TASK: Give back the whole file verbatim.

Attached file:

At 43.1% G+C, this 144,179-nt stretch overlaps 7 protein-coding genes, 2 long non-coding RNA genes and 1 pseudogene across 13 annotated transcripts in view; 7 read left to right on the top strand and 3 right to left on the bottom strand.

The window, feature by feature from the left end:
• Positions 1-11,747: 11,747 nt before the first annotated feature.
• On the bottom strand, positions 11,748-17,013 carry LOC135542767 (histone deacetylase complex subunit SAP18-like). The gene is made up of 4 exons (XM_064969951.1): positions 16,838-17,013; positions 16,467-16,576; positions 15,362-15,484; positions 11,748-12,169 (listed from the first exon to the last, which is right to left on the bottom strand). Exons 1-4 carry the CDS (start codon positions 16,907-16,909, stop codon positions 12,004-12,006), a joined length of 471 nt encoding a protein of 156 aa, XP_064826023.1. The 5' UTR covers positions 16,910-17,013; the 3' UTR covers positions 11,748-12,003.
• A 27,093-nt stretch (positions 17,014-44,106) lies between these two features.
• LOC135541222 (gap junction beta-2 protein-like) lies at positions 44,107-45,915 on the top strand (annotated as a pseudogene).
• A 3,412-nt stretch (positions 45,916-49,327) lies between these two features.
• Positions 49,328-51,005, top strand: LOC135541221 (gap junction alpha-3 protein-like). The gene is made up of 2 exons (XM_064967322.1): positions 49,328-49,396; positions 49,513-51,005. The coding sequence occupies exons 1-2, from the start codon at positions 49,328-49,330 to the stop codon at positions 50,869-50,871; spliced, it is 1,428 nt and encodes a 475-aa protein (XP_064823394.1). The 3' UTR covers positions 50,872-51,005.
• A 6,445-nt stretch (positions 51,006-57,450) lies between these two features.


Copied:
At 43.1% G+C, this 144,179-nt stretch overlaps 7 protein-coding genes, 2 long non-coding RNA genes and 1 pseudogene across 13 annotated transcripts in view; 7 read left to right on the top strand and 3 right to left on the bottom strand.

The window, feature by feature from the left end:
• Positions 1-11,747: 11,747 nt before the first annotated feature.
• On the bottom strand, positions 11,748-17,013 carry LOC135542767 (histone deacetylase complex subunit SAP18-like). The gene is made up of 4 exons (XM_064969951.1): positions 16,838-17,013; positions 16,467-16,576; positions 15,362-15,484; positions 11,748-12,169 (listed from the first exon to the last, which is right to left on the bottom strand). Exons 1-4 carry the CDS (start codon positions 16,907-16,909, stop codon positions 12,004-12,006), a joined length of 471 nt encoding a protein of 156 aa, XP_064826023.1. The 5' UTR covers positions 16,910-17,013; the 3' UTR covers positions 11,748-12,003.
• A 27,093-nt stretch (positions 17,014-44,106) lies between these two features.
• LOC135541222 (gap junction beta-2 protein-like) lies at positions 44,107-45,915 on the top strand (annotated as a pseudogene).
• A 3,412-nt stretch (positions 45,916-49,327) lies between these two features.
• Positions 49,328-51,005, top strand: LOC135541221 (gap junction alpha-3 protein-like). The gene is made up of 2 exons (XM_064967322.1): positions 49,328-49,396; positions 49,513-51,005. The coding sequence occupies exons 1-2, from the start codon at positions 49,328-49,330 to the stop codon at positions 50,869-50,871; spliced, it is 1,428 nt and encodes a 475-aa protein (XP_064823394.1). The 3' UTR covers positions 50,872-51,005.
• A 6,445-nt stretch (positions 51,006-57,450) lies between these two features.